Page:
A; I don’t know if I can pick one favorite comedian. If I had to narrow it down, I’d say Chris Rock and Louis C.K. People always want to know “what’s funny?” No one knows. If you did, why would you write and try out new material. There would be no trial. You’d just know what is funny, say it and get laughs. Even extremely seasoned comics have new jokes fail. However, I feel like when you get to a certain level, after years of performing combined with an inborn talent, you can “speak funny.” As if comedy was a language, and you’ve learned to speak it. I think those two guys have reached a level where they’re nearly fluent in funny. I get just as excited to hear a five minute interview with either of those guys as I do to watch they’re next hour long special. They’re simply always intriguing and entertaining.
Q: Tell me about your personal goals.
A: Make Columbus a great comedy town. I think that there are a plethora of local comics, regardless of their eclectic personal goals, that have this same mission. That’s what makes this the perfect city to have that goal in. Columbus is ripe for it too. The music, art, and theatre scenes in this city are incredible. I feel like the comedy scene is steadily making strides into that stratosphere. It’s a mutually beneficial proposition too. Obviously, we as comics all benefit from Columbus growing as comedy staple. However, the city’s artistic community also becomes more prolific every time a new slice of art is added to the whole.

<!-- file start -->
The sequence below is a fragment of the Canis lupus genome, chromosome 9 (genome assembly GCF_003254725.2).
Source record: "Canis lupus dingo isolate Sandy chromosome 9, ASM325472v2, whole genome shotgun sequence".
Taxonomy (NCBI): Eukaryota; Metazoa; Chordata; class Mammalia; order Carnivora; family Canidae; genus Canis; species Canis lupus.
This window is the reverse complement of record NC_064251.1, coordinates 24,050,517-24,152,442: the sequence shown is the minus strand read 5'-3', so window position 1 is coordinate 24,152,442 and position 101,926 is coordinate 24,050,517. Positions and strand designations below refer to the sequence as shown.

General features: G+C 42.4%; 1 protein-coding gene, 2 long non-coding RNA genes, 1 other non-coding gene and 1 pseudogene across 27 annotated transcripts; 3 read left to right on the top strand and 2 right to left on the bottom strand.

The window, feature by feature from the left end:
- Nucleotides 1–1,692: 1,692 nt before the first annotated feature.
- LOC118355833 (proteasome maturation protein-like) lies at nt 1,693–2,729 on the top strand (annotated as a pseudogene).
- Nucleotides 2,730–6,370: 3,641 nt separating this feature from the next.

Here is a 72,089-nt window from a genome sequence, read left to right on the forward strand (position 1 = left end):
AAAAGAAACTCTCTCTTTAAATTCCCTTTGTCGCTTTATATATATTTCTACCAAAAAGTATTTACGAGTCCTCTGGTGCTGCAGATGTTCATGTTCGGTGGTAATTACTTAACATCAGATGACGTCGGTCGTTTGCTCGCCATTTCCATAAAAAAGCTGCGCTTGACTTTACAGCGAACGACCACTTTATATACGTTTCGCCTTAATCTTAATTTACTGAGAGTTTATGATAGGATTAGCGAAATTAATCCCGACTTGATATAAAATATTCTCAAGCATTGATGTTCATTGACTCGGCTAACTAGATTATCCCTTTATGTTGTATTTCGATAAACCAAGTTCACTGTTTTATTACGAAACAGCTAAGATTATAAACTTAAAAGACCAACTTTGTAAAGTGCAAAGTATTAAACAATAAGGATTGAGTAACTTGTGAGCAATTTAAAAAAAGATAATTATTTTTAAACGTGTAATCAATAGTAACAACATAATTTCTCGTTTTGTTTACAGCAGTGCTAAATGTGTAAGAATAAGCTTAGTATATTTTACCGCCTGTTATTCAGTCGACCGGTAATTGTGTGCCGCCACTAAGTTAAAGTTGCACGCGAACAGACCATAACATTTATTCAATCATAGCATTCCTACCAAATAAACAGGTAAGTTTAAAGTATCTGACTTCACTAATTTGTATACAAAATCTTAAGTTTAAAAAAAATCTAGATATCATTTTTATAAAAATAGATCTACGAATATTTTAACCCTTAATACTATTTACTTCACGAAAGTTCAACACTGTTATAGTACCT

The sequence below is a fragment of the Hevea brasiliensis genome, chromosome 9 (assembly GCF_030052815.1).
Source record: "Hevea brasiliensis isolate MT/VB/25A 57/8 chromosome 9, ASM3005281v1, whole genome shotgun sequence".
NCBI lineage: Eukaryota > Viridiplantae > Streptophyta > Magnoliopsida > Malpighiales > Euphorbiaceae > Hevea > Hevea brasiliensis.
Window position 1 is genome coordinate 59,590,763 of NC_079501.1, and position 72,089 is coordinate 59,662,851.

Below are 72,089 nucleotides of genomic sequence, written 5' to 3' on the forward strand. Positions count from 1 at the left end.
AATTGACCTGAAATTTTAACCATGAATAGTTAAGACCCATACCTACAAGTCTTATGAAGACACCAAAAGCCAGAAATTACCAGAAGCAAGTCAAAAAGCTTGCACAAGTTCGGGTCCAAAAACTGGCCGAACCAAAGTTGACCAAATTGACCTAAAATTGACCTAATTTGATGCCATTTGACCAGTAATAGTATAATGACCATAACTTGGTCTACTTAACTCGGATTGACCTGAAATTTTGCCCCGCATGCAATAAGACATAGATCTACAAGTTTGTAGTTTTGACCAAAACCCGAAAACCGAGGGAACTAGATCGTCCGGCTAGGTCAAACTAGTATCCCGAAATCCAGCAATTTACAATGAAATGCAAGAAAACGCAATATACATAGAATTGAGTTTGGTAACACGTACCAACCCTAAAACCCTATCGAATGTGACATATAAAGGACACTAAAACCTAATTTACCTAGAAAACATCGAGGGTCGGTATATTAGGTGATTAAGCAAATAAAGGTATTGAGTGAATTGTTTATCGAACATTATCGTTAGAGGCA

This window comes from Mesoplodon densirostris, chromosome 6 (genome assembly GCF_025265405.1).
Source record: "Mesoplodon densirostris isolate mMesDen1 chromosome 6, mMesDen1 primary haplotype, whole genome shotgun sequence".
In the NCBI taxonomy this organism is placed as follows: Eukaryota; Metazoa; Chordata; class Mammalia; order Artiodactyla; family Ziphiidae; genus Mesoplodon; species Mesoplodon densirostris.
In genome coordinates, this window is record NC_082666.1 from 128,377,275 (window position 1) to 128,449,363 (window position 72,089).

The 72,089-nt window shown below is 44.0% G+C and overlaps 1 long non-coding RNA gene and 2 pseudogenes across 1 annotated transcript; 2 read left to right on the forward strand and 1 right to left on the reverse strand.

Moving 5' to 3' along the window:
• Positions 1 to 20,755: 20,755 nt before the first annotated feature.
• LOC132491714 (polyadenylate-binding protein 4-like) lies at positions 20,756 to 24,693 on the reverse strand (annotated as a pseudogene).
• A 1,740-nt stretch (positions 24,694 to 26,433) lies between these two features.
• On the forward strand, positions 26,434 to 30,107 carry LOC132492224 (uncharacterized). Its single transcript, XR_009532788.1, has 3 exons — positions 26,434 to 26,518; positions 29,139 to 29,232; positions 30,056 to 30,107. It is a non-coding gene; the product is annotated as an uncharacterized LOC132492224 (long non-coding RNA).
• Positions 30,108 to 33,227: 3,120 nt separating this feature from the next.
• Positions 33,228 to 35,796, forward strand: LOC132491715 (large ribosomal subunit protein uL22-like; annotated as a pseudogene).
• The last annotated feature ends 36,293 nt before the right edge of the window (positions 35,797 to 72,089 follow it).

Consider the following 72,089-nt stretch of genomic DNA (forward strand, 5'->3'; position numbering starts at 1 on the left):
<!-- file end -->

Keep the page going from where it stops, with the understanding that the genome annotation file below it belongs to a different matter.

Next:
Q: And the details on your upcoming comedy show?
A: Fellow Columbus comic, Sumukh Torgalkar, and I have a Two Man Show on Thursday, March 3rd at Kafe Kerouac at 9:00PM. It’ll be a combination of live sketch, video sketch, and tons of other things we hope are hilarious. Sumukh and I started a website called The Sumukh and Golak Attack. It features funny videos and blog posts. The moniker comes from the name of a public access television show we produced in Cleveland during the summer between our Freshman and Sophomore years of college. So, basically, we’ve gone from TV, to internet, to, now, for the first time, a live stage show. Sumukh and I have been friends since high school, we started doing stand-up together, and we really like writing together. We always like getting together and collaborating to churn out material and it’s always exciting to do so for a new medium.